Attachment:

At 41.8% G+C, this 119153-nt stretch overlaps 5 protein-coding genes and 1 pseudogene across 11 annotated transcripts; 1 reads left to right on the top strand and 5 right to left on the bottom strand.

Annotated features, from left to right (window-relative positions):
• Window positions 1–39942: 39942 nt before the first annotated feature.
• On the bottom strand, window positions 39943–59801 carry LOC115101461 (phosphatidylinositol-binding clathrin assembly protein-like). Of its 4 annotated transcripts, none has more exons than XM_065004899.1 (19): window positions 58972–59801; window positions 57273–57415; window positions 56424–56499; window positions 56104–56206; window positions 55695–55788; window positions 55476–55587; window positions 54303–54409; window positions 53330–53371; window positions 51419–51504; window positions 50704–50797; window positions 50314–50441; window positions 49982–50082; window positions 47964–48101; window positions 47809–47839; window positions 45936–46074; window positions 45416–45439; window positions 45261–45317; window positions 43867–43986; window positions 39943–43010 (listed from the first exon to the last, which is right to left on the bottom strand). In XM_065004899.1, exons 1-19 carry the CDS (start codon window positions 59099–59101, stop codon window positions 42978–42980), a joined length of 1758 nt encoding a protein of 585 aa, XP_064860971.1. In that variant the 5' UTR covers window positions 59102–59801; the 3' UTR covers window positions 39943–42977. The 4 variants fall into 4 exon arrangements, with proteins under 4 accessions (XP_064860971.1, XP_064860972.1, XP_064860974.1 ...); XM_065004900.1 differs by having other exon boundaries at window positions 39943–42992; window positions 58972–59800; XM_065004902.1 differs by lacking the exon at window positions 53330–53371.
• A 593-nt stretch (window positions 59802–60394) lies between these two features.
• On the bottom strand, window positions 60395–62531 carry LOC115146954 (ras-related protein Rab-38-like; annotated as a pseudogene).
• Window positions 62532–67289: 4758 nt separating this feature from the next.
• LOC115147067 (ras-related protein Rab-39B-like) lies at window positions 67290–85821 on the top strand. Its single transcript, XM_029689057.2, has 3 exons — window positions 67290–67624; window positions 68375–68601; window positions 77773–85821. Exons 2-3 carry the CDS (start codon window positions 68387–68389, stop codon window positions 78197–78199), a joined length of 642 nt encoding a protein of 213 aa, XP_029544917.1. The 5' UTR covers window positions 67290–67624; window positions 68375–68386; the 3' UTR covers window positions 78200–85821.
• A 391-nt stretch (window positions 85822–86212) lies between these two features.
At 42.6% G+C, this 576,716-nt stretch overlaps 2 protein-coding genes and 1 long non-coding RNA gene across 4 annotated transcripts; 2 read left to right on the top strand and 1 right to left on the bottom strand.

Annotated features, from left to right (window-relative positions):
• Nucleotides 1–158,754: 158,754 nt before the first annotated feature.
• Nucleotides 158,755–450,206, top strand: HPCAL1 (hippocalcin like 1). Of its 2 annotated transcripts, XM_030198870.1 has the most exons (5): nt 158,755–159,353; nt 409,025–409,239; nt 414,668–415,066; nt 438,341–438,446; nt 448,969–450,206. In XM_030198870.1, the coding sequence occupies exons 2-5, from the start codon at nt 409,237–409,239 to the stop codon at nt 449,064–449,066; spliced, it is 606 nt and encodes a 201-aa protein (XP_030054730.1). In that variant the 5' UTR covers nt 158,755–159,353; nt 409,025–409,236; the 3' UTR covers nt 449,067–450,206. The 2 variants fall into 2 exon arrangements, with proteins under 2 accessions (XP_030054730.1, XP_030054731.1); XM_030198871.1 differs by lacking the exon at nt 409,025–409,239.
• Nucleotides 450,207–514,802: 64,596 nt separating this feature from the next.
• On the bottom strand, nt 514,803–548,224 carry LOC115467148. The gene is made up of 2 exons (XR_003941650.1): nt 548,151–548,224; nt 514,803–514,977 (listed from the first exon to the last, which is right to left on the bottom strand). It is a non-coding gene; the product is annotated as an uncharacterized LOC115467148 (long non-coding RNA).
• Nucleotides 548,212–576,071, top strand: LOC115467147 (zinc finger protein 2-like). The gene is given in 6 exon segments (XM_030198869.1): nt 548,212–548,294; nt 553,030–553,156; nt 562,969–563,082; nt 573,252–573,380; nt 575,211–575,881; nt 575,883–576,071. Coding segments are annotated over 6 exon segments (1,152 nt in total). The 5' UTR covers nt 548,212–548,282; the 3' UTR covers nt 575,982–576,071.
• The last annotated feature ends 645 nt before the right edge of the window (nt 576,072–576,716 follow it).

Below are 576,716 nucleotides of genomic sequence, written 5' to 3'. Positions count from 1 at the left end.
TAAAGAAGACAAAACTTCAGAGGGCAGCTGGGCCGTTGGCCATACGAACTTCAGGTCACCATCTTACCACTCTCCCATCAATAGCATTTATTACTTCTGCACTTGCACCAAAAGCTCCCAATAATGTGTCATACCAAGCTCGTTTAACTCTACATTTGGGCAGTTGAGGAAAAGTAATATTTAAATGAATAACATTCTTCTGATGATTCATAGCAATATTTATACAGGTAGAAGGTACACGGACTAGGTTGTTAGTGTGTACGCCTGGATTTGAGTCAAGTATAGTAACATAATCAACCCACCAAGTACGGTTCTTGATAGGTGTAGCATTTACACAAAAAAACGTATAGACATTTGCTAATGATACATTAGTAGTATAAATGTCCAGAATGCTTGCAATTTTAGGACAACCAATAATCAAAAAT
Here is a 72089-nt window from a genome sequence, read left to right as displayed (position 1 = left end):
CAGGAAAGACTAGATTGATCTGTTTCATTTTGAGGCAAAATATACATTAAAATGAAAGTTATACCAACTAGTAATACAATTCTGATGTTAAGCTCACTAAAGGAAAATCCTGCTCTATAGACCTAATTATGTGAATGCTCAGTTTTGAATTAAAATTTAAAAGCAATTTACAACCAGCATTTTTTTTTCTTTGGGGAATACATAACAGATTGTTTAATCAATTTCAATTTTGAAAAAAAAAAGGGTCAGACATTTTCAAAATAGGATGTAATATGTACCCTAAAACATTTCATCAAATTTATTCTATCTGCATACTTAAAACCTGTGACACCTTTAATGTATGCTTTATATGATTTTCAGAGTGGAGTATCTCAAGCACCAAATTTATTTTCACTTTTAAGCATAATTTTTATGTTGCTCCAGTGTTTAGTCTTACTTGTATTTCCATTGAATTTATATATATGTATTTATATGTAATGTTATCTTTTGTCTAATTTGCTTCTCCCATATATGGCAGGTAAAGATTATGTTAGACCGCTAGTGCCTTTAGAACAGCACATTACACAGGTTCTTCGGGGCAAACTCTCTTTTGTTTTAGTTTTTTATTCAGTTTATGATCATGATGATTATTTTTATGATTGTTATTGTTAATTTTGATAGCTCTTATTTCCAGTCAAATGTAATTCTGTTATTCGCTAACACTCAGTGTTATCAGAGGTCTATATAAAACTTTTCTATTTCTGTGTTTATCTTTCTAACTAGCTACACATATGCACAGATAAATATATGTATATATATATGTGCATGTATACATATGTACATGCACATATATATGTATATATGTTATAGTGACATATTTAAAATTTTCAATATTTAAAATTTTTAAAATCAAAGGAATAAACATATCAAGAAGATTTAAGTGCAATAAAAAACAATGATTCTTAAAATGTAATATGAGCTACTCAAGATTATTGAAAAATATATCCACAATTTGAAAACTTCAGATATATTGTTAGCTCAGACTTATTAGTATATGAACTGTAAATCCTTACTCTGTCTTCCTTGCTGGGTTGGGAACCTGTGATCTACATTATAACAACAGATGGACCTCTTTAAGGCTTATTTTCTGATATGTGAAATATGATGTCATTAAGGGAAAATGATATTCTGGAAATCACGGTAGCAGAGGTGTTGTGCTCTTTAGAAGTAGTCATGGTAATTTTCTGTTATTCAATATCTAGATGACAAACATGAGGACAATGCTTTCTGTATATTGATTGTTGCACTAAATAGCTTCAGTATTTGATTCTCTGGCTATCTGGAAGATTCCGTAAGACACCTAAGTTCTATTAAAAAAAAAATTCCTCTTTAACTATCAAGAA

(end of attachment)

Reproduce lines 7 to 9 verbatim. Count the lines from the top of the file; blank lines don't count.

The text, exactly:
• Window positions 62532–67289: 4758 nt separating this feature from the next.
• LOC115147067 (ras-related protein Rab-39B-like) lies at window positions 67290–85821 on the top strand. Its single transcript, XM_029689057.2, has 3 exons — window positions 67290–67624; window positions 68375–68601; window positions 77773–85821. Exons 2-3 carry the CDS (start codon window positions 68387–68389, stop codon window positions 78197–78199), a joined length of 642 nt encoding a protein of 213 aa, XP_029544917.1. The 5' UTR covers window positions 67290–67624; window positions 68375–68386; the 3' UTR covers window positions 78200–85821.
• A 391-nt stretch (window positions 85822–86212) lies between these two features.